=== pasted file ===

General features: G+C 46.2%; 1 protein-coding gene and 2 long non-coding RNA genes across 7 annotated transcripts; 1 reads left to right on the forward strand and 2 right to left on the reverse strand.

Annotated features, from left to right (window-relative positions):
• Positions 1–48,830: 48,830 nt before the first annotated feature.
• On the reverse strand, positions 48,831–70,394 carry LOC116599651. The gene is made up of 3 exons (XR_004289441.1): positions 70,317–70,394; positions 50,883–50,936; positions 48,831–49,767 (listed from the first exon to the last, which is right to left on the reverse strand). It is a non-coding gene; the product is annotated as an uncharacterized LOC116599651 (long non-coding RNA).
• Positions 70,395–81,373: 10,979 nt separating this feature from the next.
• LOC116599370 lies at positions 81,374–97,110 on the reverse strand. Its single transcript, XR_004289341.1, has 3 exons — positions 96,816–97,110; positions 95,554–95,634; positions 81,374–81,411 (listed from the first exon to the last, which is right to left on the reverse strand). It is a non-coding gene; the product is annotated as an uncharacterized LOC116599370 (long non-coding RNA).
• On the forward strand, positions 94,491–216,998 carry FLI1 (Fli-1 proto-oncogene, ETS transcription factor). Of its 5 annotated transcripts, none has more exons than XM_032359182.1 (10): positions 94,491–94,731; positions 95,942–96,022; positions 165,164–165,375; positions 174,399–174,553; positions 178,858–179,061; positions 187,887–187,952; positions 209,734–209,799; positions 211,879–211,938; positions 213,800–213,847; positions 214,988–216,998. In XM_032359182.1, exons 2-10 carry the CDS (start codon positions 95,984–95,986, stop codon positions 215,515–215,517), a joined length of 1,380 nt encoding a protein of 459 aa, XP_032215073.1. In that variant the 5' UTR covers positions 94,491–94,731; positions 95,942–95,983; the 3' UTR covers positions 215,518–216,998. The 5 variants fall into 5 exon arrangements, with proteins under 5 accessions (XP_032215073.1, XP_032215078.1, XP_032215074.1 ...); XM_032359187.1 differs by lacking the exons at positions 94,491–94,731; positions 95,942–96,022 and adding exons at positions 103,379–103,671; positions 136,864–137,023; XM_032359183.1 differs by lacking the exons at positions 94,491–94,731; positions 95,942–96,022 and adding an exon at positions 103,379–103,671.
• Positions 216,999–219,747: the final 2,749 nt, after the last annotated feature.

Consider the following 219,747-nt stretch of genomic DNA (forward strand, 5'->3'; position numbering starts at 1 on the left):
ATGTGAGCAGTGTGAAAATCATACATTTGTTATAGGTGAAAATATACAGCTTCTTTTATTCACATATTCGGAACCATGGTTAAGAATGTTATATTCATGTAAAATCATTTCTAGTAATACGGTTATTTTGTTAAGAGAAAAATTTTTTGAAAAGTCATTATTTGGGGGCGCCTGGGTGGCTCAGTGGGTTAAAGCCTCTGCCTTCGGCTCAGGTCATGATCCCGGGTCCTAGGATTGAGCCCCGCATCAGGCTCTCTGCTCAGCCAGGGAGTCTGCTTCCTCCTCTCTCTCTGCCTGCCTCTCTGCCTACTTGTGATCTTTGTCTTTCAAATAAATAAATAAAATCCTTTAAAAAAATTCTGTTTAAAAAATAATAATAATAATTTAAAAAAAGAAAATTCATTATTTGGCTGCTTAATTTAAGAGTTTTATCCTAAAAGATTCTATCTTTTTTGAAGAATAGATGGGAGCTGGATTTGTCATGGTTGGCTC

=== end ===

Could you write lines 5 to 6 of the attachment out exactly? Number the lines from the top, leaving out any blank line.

• Positions 70,395–81,373: 10,979 nt separating this feature from the next.
• LOC116599370 lies at positions 81,374–97,110 on the reverse strand. Its single transcript, XR_004289341.1, has 3 exons — positions 96,816–97,110; positions 95,554–95,634; positions 81,374–81,411 (listed from the first exon to the last, which is right to left on the reverse strand). It is a non-coding gene; the product is annotated as an uncharacterized LOC116599370 (long non-coding RNA).